About Venkatachalam AnbumozhiVenkatachalam Anbumozhi is a senior energy economist at the Economic Research Institute for ASEAN and East Asia (ERIA).
By Venkatachalam Anbumozhi. Posted December 24, 2015
As the world celebrates the Paris agreement, after 20 years of fraught meetings, its significance for the future development pathways of the emerging economies of Asia cannot be underestimated. Critically, it will increase the flow of additional public and private finance for vulnerable countries for both low carbon and climate resilient investments. Low-carbon green growth pathways toward a possible 1.5°C limit and 5-year reviews will be played out through the Intended Nationally Determined Contributions (INDCs).
By Venkatachalam Anbumozhi. Posted October 21, 2014
The pattern of energy supply and demand that has prevailed over the last 3 decades is undergoing transformation, with great consequences for Asia’s energy security and regional cooperation. The two factors driving this transformation are the rise of the Association of Southeast Asian Nations (ASEAN), the People’s Republic of China (PRC), and India as major energy consumers, and the impressive additions to oil, gas, and coal output. The first is driven by growing populations, industrial growth, and economic ascendance of emerging economies. The second stems from the opening up of new geological formations for the production of conventional fuels at reasonable costs.
By Venkatachalam Anbumozhi. Posted October 8, 2013
On 5 April 2013, the world’s largest and most successful anti-poverty campaign reached the 1,000-day mark toward achieving the Millennium Development Goals (MDGs) by 2015. The MDGs were established in 2000, when leaders gathered at the United Nations to pledge to cut global poverty and hunger by half, fight disease, reduce child mortality rates, and expand education and economic opportunities for girls and women. This was not the first time world leaders had made lofty promises to reduce poverty, and cynics expected the MDGs to be abandoned as too ambitious. Instead, MDGs have helped set national and global priorities, mobilize action, and achieve remarkable results in poverty reduction.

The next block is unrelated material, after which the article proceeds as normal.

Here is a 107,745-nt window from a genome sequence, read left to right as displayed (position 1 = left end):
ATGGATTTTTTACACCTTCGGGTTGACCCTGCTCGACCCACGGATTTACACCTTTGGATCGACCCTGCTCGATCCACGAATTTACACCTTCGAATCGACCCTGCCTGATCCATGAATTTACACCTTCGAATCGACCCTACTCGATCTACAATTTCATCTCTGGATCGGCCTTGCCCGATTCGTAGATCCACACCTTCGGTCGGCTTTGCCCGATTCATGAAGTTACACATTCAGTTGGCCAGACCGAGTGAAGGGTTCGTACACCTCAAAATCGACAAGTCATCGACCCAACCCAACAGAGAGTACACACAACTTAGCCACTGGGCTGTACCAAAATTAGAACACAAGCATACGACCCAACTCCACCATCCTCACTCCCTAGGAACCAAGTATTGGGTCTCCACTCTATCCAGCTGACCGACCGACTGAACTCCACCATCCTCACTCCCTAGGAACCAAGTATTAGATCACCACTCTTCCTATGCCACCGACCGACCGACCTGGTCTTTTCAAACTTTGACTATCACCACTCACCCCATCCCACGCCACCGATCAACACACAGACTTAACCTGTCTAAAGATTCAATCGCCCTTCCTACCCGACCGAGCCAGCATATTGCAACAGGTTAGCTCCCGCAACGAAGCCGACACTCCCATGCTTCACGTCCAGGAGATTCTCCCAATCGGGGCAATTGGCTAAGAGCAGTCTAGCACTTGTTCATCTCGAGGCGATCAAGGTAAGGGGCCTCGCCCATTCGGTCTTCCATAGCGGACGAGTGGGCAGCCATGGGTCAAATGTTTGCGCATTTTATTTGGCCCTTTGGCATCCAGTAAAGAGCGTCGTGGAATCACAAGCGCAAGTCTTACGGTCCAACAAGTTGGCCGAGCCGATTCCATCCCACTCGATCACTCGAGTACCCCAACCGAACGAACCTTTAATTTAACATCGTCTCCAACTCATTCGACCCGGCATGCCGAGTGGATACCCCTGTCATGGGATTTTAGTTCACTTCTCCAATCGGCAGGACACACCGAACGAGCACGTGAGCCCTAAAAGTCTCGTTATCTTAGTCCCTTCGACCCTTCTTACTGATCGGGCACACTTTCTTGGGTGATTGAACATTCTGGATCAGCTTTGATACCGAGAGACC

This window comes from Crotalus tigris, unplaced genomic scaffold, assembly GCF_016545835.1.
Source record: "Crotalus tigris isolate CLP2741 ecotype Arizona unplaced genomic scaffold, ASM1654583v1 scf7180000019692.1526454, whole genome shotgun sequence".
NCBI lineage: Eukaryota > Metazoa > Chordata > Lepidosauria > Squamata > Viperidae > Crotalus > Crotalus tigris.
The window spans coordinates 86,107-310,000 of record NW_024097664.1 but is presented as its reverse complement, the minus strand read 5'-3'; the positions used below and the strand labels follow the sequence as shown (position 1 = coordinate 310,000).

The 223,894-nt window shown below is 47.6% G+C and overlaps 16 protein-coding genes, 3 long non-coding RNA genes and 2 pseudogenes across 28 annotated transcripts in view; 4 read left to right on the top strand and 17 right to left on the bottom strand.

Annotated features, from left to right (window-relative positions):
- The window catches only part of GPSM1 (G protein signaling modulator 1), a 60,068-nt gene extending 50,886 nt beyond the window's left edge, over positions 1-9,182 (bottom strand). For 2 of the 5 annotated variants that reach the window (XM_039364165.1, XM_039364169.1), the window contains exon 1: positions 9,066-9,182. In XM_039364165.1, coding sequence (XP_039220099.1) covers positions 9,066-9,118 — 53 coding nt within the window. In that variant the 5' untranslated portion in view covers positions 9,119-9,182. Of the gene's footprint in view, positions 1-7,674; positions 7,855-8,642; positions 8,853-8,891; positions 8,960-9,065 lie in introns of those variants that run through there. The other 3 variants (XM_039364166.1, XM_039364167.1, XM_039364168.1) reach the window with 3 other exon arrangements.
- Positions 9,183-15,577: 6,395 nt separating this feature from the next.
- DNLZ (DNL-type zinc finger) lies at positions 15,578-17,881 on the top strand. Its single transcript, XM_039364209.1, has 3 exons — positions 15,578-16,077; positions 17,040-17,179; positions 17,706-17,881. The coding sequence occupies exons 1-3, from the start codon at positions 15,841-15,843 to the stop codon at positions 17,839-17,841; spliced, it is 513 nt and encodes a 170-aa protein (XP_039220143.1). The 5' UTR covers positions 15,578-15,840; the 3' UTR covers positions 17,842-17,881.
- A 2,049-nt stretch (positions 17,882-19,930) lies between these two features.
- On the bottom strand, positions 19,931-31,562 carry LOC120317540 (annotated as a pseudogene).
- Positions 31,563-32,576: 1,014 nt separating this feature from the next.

Subscribe / Connect to Asia Pathways
- Agriculture and rural development
- Industry and Trade
- Information and Communications Technology
- Poverty Reduction
- Public-Private Partnership
- Regional Cooperation
- Social Development and Poverty
- Video Blog
- Municipal bonds: Innovative mechanisms to finance smart cities in India
- Green finance for sustainable investment
- VIDEO BLOG: High-tech, niche ideas for agribusiness
- Trust-by-Design Investment: A novel Blockchain-based approach to ease green energy investments
- “Monsters” in the house? What to do about Malaysia’s government-linked companies
- Minimizing the Cost of Fecal Sludge Management through Co-Treatment on
- Energy Efficiency: The Cornerstone for Achieving SDG 7 on
- Spillover effects of quantitative easing on the Asian credit market and policy options on
- Energy strategies must consider all parts of the ‘energy trilemma’ on
- Exploring the trade–urbanization nexus in developing economies: evidence and implications on